IoT Connectivity in Europe presents profiles and analysis of 11 diverse companies and their European IoT activities. Depth of analysis and variation by company type and activity are the objectives rather than shallow broad strokes. The report provides a lens through which any given company can assess its own IoT strategies or develop plans. The main focus of the report is IoT activity among diverse categories of products for the home from European companies.
Determining an approach to start IoT involvement raises key questions and challenges, some of which have short-, mid-, and long-term solutions. While attention is paid to hubs, technology and standardization, many existing consumer products are not yet connected. On the other hand, giants such as Apple, Google, and Amazon are driving smart home to new capabilities and benefits – without a monthly fee. Overhyping has caused many European companies to pull back or avoid action to date. Some perceive current activities as gimmicks.
Some activities are just that. But mixed in with gimmicks are important new consumer benefits that will amplify over product generations. Other companies do seek to participate in the IoT or to develop a plan for such, but face multiple inhibiting issues and challenges. Some of these are below:
- With multiple standards and platforms in the marketplace combining with an accelerating development speed requirement, how does a company make the best available choice?
- What concrete benefits will result? To the company, distribution channels, and, of course, the consumer?
- How will benefits evolve or emerge? What are key path markers?
- How can a company learn from activity in another company? What level of market watching matters?
- Business models may or may not change, but requirements for ROI do not change. What business model will work best for a company? Does one company need several models? Do different product lines merit different models? How does an equipment company charge subscription fees?
- How are sales channels changing? Does every company’s channel strategy require transformation or is simple tweaking enough?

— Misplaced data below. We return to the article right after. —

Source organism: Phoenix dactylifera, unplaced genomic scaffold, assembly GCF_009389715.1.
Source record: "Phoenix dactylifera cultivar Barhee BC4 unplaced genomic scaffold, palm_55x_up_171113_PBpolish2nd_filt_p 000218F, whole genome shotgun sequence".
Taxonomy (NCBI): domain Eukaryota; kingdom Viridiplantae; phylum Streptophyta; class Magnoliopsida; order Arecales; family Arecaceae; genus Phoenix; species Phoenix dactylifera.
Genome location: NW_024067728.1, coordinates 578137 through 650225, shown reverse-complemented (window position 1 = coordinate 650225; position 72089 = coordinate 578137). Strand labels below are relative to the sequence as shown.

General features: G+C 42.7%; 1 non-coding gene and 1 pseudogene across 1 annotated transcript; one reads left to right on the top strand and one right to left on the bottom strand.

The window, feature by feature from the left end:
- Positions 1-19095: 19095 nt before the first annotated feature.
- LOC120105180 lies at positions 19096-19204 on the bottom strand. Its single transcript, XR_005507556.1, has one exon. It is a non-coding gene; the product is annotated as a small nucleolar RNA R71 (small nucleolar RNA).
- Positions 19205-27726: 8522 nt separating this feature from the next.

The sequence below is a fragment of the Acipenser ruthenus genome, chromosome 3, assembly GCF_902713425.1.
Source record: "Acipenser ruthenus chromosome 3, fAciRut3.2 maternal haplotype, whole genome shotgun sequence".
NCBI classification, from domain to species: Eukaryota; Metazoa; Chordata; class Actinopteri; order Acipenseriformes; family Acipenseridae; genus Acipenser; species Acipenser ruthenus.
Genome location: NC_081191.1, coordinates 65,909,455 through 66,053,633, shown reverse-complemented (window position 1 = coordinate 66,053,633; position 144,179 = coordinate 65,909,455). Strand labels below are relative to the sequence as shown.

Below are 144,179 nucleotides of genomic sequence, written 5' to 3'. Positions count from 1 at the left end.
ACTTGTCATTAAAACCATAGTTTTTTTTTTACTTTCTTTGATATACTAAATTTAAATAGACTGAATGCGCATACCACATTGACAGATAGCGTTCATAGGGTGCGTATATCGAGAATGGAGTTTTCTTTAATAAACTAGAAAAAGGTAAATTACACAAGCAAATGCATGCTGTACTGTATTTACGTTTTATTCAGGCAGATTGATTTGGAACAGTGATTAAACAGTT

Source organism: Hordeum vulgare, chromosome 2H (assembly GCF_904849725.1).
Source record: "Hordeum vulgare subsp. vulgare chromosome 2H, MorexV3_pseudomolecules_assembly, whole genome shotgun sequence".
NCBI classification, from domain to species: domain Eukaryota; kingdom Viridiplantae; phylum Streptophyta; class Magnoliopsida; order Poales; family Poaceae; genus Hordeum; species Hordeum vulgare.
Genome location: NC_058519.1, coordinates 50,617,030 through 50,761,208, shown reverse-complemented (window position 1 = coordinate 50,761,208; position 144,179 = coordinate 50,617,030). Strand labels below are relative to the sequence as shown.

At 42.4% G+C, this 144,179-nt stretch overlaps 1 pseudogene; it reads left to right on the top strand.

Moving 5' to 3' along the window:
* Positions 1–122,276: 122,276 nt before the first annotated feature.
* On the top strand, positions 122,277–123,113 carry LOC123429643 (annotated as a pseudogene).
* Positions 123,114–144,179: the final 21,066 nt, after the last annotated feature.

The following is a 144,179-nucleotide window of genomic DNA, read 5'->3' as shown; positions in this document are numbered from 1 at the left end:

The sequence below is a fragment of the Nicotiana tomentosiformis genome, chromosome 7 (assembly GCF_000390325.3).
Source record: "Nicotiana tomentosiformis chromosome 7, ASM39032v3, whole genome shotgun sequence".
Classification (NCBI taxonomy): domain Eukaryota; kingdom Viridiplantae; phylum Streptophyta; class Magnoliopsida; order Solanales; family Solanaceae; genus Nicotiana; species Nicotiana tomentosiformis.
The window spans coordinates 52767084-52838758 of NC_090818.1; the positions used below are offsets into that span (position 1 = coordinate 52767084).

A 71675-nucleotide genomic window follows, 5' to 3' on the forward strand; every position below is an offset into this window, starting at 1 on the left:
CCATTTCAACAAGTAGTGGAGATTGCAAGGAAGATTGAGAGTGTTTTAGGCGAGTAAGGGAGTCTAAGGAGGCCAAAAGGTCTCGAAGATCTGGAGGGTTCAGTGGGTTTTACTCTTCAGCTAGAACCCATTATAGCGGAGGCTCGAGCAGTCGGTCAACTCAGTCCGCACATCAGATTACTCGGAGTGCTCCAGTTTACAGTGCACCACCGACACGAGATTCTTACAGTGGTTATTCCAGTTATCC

- Consumer awareness remains low, particularly for any deep understanding of possible benefits. But how are aware consumers reacting? What is the variation between market segments and even countries?
- Timing certainty, always a difficult piece of the puzzle, is ambiguous.
1.0 Report Summary
1.1 Purpose of Report
1.2 Research Approach/Sources
1.3 Key Questions
2.0 Market Overview
2.1 Drivers & Inhibitors
3.0 The Elements of IoT Product & Service Strategy
3.1 Diffusion of Connectivity across Product Lines
3.2 New Product Introductions, Retrofit Options or Both
3.3 Product Mix and Services
4.0 Distribution Strategy
4.1 Expanding Channels
4.2 Sales of Connected Products and Their Corollary Services
4.3 Up- and Cross Sales
4.4 Channel and Customer Support
4.5 Pricing Models
5.0 Technology & Infrastructure
6.0 Big Data
7.0 Innovative Activity & Business Models
7.1 Business Models for IoT
8.0 Select Profiles of European Companies’ IoT Activity
Nespresso - A Nestle Company
Somfy: Connected Home Solutions Business
Assa Abloy - Digital Door Lock (DDL)
Verisure - Assa Abloy - Yale DDL - A European Use Case
Gardena - A Husqvarna Group Company
Hive - A Centrica Company
8.2 Status of Profiled Companies by Topic
9.0 Recommendations: Guidelines for IoT
List of Figures:
Motivations for Adding Connectivity
A Sample Set of Use Cases
Key Current Categories & Benefits
Connected Products: Drivers & Inhibitors
Elements of IoT
Trust in Channel by Type
Eurotech Approach to IoT, Courtesy of Eurotech
Assa Abloy Digital Door Lock
Approach to the Cloud
The Cloud: A Company Differentiator
Maximizing Connectivity Gains
Data Access: The Opportunity to Improve Processes
Direct Invoicing: Seizing E-Commerce Opportunity